An independent report commissioned by Gov. Charlie Baker takes scathing aim at ousted Holyoke Soldiers’ Home superintendent Bennett Walsh, citing “baffling” decisions when COVID-19 first crept up on the facility — then killed a third of its residents over 11 weeks.
The report, authored by Boston attorney and former federal prosecutor Mark W. Pearlstein and released Wednesday, resulted in Walsh’s firing by the governor. Walsh, a decorated U.S. Marine Corps combat veteran who was paid $122,299 last year, had been suspended with pay since March 30.
In a statement Wednesday, Walsh’s attorney, his uncle and former Hampden County district attorney William M. Bennett, said, “We dispute many of the statements and conclusions in the report, to which we were never given the opportunity to rebut prior to publication. We are also disappointed that the report contains many baseless accusations that are immaterial to the issues under consideration. We are reviewing the report and will have more to say in the days ahead.”
He said legal action against the state is being considered as the firing “denies Mr. Walsh the opportunity for a fair and public hearing.”
Baker also sought and received the resignation of state veterans affairs secretary Francisco A. Ureña, himself also a Marine combat veteran. The report cited multiple failures by Ureña, who earned $131,716 last year, in his oversight of the Soldiers’ Home.
Within the 134-page analysis are vivid and disturbing accounts by staff who recounted a frantic afternoon on March 27. On that day, 40 veterans from two locked dementia units were crammed into one designed for 25. A single resident had tested positive for the virus nearly a week earlier and five more were awaiting results.
Some were ill. Some were well. Some were fully clothed. Some were not. Some were in the wrong beds, staff recounted. Employees worried they would lose track of which veterans were already sick or who remained healthy.
That hasty combination of two care units was held up as a “catastrophe” during a crisis response at the Soldiers’ Home that went wildly wrong, according to Pearlstein and his team of investigators. He called the decision “baffling” and “the opposite of infection control” in his report. He noted that every leader at the facility except chief nursing officer Vanessa Lauziere refused to take responsibility for the decision.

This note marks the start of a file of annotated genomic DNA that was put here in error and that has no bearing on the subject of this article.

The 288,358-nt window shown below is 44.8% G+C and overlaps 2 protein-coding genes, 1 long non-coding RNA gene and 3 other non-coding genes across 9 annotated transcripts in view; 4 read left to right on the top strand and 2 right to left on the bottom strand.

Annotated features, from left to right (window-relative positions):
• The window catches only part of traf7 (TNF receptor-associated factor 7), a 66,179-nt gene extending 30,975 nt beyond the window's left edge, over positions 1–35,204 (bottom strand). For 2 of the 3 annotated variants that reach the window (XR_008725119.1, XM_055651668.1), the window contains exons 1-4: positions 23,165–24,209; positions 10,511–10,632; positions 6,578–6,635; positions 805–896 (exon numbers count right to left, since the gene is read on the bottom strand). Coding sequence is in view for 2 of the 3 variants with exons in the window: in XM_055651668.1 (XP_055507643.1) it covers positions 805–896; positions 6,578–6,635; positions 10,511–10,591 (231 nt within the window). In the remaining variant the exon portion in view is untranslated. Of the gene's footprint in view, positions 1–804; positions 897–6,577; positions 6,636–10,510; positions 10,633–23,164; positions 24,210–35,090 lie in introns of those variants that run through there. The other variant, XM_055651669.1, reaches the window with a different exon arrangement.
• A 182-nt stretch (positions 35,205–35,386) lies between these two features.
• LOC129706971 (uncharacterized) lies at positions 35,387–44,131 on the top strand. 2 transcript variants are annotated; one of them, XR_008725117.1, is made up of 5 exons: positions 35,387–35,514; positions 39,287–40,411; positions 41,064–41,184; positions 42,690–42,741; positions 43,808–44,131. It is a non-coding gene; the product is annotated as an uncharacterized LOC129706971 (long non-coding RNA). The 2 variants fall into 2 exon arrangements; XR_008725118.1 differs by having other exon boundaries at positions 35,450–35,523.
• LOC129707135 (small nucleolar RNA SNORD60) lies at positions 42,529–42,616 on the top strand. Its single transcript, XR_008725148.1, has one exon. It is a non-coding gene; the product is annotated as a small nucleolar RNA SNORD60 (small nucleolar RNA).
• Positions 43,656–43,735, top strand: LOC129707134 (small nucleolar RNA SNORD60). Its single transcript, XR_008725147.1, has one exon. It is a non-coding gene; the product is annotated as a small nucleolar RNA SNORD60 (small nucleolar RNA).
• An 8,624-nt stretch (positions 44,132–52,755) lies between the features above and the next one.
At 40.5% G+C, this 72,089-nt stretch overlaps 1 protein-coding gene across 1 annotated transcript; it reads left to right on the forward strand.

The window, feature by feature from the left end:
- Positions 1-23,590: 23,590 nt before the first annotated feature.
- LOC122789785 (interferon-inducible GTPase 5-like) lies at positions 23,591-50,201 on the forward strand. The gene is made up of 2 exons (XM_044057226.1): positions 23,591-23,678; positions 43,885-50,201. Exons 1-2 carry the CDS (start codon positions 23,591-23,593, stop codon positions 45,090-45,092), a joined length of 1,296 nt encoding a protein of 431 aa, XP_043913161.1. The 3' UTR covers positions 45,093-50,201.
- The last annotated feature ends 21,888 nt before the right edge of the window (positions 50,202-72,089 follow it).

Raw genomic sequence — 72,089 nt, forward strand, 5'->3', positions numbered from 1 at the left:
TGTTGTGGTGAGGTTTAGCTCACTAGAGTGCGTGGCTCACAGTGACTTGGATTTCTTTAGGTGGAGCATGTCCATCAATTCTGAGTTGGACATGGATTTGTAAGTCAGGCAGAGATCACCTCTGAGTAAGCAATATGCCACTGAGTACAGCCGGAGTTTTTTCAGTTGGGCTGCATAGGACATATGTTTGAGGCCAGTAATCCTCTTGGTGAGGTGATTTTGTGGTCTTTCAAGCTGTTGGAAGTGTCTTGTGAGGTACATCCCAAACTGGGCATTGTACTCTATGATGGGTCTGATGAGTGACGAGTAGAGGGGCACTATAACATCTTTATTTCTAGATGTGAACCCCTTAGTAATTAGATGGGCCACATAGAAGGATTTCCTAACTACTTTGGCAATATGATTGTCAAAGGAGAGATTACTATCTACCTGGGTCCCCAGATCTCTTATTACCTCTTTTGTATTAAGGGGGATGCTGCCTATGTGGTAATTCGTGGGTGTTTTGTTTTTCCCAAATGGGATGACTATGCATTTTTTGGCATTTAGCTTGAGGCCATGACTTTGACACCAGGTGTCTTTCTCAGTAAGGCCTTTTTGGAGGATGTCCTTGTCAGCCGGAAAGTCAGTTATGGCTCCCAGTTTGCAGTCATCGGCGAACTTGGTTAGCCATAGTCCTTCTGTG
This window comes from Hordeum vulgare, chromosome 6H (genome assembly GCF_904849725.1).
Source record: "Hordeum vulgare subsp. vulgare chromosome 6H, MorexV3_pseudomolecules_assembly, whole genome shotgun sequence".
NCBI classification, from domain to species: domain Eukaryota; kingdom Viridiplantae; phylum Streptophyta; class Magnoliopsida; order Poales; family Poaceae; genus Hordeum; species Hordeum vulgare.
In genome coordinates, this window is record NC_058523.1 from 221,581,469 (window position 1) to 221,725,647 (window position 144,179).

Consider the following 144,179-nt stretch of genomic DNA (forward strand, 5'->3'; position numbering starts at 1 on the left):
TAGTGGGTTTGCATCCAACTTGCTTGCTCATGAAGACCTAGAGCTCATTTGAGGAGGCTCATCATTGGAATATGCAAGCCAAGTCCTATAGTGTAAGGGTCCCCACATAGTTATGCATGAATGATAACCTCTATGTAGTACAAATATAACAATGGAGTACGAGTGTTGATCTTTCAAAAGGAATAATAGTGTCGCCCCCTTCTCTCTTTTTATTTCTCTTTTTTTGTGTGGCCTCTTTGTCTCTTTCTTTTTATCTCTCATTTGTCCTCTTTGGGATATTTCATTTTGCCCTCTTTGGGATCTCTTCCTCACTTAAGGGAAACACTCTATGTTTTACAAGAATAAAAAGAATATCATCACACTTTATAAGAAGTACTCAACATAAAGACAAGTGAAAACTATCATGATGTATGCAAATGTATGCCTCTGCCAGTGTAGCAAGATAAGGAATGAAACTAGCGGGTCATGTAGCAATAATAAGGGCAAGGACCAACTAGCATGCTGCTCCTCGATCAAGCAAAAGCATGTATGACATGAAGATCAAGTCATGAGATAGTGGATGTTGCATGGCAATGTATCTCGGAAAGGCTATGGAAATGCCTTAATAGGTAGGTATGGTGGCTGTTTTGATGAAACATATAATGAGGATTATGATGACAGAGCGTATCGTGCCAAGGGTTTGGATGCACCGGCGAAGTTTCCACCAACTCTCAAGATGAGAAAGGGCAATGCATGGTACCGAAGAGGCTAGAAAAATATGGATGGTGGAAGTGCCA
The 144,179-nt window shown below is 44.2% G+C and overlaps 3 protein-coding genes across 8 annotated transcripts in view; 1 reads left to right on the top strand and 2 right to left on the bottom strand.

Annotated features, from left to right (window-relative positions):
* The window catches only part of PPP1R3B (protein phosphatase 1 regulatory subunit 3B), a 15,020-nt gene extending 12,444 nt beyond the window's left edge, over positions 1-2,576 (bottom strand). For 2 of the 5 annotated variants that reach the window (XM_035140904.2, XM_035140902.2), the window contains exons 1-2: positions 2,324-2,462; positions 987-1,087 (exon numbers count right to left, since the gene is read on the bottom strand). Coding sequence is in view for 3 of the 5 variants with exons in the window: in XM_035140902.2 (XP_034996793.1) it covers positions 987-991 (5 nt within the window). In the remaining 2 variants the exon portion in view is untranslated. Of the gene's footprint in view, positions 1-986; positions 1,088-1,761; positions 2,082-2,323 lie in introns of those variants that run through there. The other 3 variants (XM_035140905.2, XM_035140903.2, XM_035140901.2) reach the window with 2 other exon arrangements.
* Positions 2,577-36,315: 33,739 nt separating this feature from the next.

She blamed the decision on being short-staffed when employees began calling out sick, according to the report.
Some employees who were present for the combining of the dementia units said they were alarmed at the time and will remain haunted by what they saw there. “I will never get those images out of my mind — what we did, what was done to those veterans,” one staff members said, according to the report.
The report points the finger at inept management by Walsh, his senior nursing executive, and now-former medical director, Dr. David Clinton, who made $116,000 annually for a 20-hour a week job before recently being forced to resign. Along with Urena’s departure the night before the report’s release, the governor also received the resignation of the veterans’ affairs department’s general counsel, Stuart Ivimey, whose pay in 2019 was $111,250.
Pearlstein’s report was based on interviews with about 100 people — from Walsh to his senior staff, trustees, nurses, support staff and family members — plus an analysis of more than 13,000 documents.
The first veteran to test positive for COVID-19 began exhibiting symptoms in late February. By the time he was finally tested on March 17 — the results wouldn’t come in for another four days — he had been permitted to stay in a room with three other veterans, visit common areas and wander about the unit. By March 30, he and nine more had died in the space of a week; 66 more would die of the disease before the storm subsided. The report shows panic beginning to mount at the Soldiers’ Home in mid-March and eventually making its way to the governor’s office by month’s end.